People are not pushing themselves. The technology is there. It’s quite incredible that I am shooting a werewolf feature with a digital DSLR Canon 7d camera, and the images look astonishing. But, like I always say…it isn’t the car, it’s the driver. I’ve been told before by numerous directors that I have to deal with the “technical side” because they don’t know how! I feel like that’s bullshit. Every filmmaker should know the technical side in every way. It’s not enough to say it’s too technical. We live in a very technical world. For example, you can now order movies from your iPod. You can now play video games from your iPod. You can start your car engine with the press of a button. You can take a trip to Manhattan with the swipe of a card. I can go on forever. We live in a world where we have to know the technical aspect of life.

Heck, just the other day, I was over my aunt’s house, who is 45 years old, and she pulled out her laptop and showed me pictures of where she and my mother grew up in Italy. I was amazed how this woman was trying to keep up with the times. Yes, it took her 45 minutes to open the home page, but she still tried. I think she would make an excellent filmmaker. That being said, the technology is there for everyone to use. Film, as far as a chemical based media—some will say it is dying, compared to digital, which is growing and becoming what film is, which is a mature medium,

But if you ask any cinematographer, whether they are shooting with film, the Canon 7d, the RED camera or the iPhone, they are still going to light and frame and tell the story the exact same way. There is no such thing as exclusively dealing with “the technical side”. Being at the age I am, an example of my generation with all this power in my hands, I am going to push the boundaries of this new technology just as my kids will push the boundaries of their technology in their generation.

To say you don’t know the technical side is being nervous. I didn’t know the technical side once. I was very nervous about touching the camera. I was afraid of breaking it or of doing something wrong and someone would call me out on it. But that is a part of learning. You should never be afraid. You should always do. Make your mistakes. Anyone who is a filmmaker will see themselves grow over time, if they push.

As far as trading places with Jeremiah, he does his thing, I do my thing, no questions asked. But one thing I do appreciate about Jeremiah: he opens himself as a filmmaker, and every day we come home from the shoot, look at dailies, and he would ask me why I did something versus how I did something. He embraces this from a cinematographer, which makes him a better director. I also learn from him every day. He knows how to work with actors, how to keep the spirit up on the set, but he especially knows what he wants, and when he smiles and jumps up and down like a little boy, I can see he is happy. To me Jeremiah is not a director. He is, plain and simple, a filmmaker. It just so happens he directs when it is time for him to, but just like me, he bleeds and sweats for what he loves to do. It is never too technical for him.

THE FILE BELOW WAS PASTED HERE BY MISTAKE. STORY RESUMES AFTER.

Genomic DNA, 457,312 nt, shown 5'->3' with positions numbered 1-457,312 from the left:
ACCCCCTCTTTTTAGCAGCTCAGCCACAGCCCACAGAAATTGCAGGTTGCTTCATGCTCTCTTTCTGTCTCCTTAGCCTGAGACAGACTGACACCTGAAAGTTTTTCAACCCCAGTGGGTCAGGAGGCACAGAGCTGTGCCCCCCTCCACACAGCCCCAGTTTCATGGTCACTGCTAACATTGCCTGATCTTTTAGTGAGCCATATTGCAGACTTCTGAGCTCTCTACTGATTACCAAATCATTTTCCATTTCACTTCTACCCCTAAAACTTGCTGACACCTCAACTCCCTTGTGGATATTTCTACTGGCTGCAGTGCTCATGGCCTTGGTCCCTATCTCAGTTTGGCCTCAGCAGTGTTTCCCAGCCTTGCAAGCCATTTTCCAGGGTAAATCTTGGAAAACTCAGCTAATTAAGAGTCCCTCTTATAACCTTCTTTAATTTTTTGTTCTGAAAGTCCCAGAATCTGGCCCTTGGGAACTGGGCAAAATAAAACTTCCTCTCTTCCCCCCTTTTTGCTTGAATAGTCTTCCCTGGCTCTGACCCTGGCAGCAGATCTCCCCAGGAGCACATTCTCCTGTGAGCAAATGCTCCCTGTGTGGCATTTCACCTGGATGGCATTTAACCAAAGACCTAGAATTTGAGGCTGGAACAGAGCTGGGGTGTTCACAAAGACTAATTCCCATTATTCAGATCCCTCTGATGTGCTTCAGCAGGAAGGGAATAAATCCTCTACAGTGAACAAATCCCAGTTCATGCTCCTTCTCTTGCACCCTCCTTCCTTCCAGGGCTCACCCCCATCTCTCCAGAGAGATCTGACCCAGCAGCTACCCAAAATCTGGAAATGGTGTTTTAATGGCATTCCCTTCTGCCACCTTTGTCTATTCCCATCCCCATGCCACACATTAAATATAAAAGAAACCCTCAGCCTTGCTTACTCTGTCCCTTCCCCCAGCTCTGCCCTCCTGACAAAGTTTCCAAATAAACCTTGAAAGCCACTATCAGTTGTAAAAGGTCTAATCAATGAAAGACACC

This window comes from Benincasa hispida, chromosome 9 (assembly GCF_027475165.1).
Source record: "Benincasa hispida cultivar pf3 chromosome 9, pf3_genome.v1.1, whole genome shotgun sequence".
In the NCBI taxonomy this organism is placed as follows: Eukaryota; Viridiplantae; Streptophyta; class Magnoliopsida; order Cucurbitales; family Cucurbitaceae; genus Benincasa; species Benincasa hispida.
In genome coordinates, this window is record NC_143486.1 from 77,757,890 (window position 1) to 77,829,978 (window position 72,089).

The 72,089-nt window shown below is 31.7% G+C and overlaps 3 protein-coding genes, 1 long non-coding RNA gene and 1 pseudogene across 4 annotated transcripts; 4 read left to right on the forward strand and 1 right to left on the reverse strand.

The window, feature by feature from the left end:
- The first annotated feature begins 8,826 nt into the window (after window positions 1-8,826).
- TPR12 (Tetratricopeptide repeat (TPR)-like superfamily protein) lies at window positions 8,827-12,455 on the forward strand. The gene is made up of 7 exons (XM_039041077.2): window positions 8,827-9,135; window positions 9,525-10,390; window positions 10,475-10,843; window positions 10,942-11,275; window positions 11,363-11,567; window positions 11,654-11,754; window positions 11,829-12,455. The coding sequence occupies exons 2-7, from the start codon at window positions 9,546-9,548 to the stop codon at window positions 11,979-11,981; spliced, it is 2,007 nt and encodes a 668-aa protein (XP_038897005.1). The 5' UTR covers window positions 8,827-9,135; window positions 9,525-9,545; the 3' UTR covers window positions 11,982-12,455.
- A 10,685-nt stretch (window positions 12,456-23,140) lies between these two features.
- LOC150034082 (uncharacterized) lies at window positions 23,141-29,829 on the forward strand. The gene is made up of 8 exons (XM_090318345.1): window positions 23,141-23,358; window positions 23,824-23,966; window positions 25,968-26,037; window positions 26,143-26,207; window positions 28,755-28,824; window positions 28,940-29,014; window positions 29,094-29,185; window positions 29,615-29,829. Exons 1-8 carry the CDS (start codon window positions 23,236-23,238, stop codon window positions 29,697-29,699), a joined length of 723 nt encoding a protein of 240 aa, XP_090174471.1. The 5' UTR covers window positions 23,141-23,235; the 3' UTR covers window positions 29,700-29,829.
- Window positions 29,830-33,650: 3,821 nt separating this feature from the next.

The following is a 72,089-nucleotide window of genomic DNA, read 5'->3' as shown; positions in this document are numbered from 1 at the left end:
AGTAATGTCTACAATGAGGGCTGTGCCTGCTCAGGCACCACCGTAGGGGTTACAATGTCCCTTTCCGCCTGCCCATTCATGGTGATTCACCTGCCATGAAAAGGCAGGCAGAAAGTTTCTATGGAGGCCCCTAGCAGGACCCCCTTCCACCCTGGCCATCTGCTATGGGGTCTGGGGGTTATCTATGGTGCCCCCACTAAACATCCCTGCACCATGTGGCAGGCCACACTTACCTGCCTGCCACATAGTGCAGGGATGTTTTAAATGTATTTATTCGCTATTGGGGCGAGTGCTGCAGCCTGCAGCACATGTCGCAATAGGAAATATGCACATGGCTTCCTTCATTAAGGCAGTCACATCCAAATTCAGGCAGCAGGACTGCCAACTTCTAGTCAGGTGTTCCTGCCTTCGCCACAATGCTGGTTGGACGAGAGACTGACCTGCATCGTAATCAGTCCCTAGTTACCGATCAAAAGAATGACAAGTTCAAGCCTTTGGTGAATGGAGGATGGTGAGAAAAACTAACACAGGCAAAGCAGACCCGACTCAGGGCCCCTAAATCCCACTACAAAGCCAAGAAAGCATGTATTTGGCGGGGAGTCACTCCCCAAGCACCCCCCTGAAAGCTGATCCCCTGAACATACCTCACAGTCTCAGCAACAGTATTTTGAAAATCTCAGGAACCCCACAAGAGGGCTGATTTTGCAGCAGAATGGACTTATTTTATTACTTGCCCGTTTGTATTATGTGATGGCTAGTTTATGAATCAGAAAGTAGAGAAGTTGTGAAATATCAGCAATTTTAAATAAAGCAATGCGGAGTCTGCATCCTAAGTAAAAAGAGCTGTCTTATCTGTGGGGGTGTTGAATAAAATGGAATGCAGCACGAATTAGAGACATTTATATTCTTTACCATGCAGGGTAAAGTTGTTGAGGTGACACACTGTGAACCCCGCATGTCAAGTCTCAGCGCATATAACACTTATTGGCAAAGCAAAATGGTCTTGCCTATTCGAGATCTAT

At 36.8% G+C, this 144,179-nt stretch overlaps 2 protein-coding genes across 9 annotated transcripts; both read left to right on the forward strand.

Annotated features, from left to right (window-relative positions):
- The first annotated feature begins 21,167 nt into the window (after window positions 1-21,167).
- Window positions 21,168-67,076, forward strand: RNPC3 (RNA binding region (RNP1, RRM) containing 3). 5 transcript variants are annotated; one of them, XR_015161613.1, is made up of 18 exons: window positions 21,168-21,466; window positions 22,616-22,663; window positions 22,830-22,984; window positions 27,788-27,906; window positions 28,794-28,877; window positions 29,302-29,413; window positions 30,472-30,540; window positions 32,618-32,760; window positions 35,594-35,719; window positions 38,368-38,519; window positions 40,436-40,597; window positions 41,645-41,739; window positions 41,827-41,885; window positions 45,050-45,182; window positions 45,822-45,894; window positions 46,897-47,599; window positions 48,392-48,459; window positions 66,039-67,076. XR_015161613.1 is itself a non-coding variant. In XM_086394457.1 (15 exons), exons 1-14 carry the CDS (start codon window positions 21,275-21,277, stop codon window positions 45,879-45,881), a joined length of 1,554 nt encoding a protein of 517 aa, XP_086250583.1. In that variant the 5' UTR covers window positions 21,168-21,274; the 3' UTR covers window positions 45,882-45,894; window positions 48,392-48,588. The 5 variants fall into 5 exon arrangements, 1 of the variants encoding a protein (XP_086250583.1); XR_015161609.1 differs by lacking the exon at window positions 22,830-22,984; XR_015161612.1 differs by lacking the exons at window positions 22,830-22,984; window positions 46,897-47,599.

Kipp: What’s technical for both of us is neither of us knows how to drive.

(Kipp and Sivilli laugh)

Sivilli: We know how to buy a metro card!

R.D. Penning - The two of you have been referred to as the Louis and Clark of film, and by that, I mean I just made it up. Do you feel like you are discovering new territories of film ever time you make a movie? I don’t think you can continue with your job if you don’t feel like you learn something new each day.

Sivilli: There is an infinite amount of possibilities of ways to make movies, and they are happening right now, whether it is shooting with the RED camera, 35mm, James Cameron fusion camera, green screen—it’s all there. Kipp and I are not discovering, we’re just catching up.

Kipp: You listen to the movie. The movie tells you what it needs. You don’t make the movie, because the movie makes you.

R.D. Penning - Jeremiah – Is there a story behind Contact (2009)? If there is I need to hear about this, as that movie is crazy!